Chemo Brain: Exercising Your Way


ST. LOUIS, Mo. (Ivanhoe Newswire) — Almost 40 percent of us will be told we have the c-word at some point in our lives. The fact is that more and more people are surviving cancer. In fact, there are almost 17 million cancer survivors in the U.S. But the side effects of treating cancer, especially the side effects of chemotherapy, can be long lasting. Nearly every chemo patient experiences some short-term problems with their memory. But some of those people will feel the impact for the rest of their lives. As Ivanhoe reports, there may be a simple solution to ease the impact of chemo brain.

Tessa Gauzy was young … vibrant … healthy …

“And one day just after a run, I was like, my breast hurts and it hadn’t done that before. And I was like, okay. So, when I was taking my shower after, I felt the lump,” explained Tessa.

Tessa was diagnosed with invasive ductal carcinoma. Tessa underwent a double mastectomy and chemotherapy. And although both have their side effects, it was the chemo that threw her for a loop.

“Most patients diagnosed with cancer will experience some degree of cognitive decline throughout their cancer experience,” shared Elizabeth Salerno, PhD, MPH, Assistant Professor of Surgery with Washington University.

Chemo brain usually improves within nine to 12 months. But up to 20 percent may have long-term effects including problems with memory, word retrieval, concentration, following instructions, multitasking, and setting priorities. A study from Washington University in St. Louis found that once diagnosed, rest may not be the best medicine.

“Patients may benefit more from moving their bodies and being physically active in the days and weeks leading up to treatments rather than just sitting and resting,” said Salerno.

Another study out of Dana Farber suggests aerobic exercises like walking, running, dancing, or cycling have the most impact. Tessa found her focus by spinning.

“It’s kind of been a lifesaver,” Tessa said.

And hopes to peddle her way through cancer.

Although doctors don’t know what causes chemo brain, theories include the anxiety and stress related to the cancer diagnosis. Also, cancer medications like tamoxifen may contribute to prolonged cognitive symptoms than those who receive only chemotherapy.

Contributors to this news report include: Marsha Lewis, Producer; Roque Correa, Editor and Videographer.

REPORT #2927

BACKGROUND: Chemo brain is a state of mental fog that affects a patient’s overall cognitive function and is extremely common. Symptoms often go unnoticed and can include mild forgetfulness; word-finding difficulties; difficulty remembering dates, names, and phone numbers; trouble concentrating; difficulty multitasking; or taking longer than usual to finish routine tasks. “As many as 75 percent of cancer patients have experienced it during their treatment, and about a third of patients may continue to struggle after treatment,” says Dr. Arash Asher, director of Cancer Rehabilitation and Survivorship at Cedars-Sinai. For most patients, the effects resolve within 6 to 9 months after they finish treatment. For others, the symptoms could last years.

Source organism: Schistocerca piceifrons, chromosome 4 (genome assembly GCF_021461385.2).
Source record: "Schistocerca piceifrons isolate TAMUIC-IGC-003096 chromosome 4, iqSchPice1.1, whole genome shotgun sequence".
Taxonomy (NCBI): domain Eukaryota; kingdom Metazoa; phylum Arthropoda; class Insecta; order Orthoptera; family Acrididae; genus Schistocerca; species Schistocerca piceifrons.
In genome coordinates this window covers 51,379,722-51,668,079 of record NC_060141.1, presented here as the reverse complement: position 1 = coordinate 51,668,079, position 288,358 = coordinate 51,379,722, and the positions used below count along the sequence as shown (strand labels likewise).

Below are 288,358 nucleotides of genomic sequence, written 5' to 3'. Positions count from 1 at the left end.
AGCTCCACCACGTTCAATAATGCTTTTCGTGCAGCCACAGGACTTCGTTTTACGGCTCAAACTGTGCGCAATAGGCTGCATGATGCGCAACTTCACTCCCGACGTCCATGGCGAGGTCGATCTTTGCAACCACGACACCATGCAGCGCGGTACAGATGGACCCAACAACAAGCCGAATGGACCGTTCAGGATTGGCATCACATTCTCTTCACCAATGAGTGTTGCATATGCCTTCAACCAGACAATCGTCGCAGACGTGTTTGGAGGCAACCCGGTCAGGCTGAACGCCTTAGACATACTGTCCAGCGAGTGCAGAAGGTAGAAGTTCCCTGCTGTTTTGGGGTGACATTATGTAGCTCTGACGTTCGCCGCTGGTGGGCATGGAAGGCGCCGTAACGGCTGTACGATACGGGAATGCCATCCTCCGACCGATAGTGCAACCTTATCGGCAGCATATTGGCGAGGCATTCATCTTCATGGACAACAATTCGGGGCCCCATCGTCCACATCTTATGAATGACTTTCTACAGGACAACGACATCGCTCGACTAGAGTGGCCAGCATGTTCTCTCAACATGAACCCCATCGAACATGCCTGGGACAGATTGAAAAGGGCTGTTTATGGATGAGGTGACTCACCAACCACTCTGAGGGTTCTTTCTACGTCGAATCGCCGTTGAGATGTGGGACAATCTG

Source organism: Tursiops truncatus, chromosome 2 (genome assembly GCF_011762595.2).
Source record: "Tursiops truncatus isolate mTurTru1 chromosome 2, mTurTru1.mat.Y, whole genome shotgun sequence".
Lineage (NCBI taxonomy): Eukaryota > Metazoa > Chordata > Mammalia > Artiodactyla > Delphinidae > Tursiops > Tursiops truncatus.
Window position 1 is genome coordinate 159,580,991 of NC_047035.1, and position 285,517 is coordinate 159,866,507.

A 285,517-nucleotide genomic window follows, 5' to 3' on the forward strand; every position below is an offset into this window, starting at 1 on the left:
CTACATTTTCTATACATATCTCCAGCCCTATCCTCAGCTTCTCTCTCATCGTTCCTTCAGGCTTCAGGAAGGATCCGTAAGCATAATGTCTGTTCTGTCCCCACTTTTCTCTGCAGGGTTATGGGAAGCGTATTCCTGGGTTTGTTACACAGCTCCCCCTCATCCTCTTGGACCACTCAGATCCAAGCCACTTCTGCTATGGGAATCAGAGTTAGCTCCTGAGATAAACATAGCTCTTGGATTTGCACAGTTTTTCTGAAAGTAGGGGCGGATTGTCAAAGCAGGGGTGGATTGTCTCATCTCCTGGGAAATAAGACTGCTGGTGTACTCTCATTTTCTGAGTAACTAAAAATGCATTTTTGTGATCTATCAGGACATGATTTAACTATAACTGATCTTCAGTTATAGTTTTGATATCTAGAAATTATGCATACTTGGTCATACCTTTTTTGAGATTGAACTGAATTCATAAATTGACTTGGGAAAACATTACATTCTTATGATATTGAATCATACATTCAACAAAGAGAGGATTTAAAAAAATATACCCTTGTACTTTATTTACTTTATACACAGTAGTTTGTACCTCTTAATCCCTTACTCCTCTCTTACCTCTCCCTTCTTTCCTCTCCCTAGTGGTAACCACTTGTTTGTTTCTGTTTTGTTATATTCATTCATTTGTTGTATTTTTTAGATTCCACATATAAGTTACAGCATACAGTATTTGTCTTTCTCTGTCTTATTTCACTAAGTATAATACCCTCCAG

COPING WITH CHEMO BRAIN: Some studies suggest that chemotherapy has toxic effects on the brain that mimic the effects of aging. The stress of a cancer diagnosis and treatment can also be a factor. Stress can lead to difficulty sleeping, changes in diet and activity levels, anxiety or depression that may also cause or worsen these problems. Breast cancer oncologist Megan Kruse, MD, stresses the importance that patients talk with their primary care doctor and oncologist if they notice these changes. “Patients go through their treatment in order to live their lives the way they want to live them, and this certainly can have a huge impact on quality of life and relationships, so we do want to address it.”  Small adaptations to daily life may help, such as journaling, keeping lists of reminders, using a calendar to track important days and events, labeling cabinets or drawers in the house, and performing light physical activity, which studies show can benefit the brain.

For more complex cognitive processing issues, patients may benefit from working with a neuropsychologist, occupational therapist, or a speech language pathologist.


PHYSICAL ACTIVITY LESSENS EFFECTS OF CHEMO BRAIN: Research suggests that physical activity may help people with breast cancer avoid mental health problems. A large study of people with breast cancer provides further evidence to the idea that staying active during chemo may help limit the severity of cognitive issues that arise. And the benefits may be even greater for patients who had an active lifestyle before treatment. A team led by Michelle C. Janelsins, PhD, of the University of Rochester Medical Center, found that people with breast cancer who met the minimum national physical activity guidelines before and during chemo had better cognitive function immediately and 6 months after chemo than people who did not meet the guidelines. When it comes to cognitive function, some researchers are looking at whether the type of physical activity is important. Those studies will provide critical information moving forward.


* For More Information, Contact:

Judy Martin Finch, Public Relations

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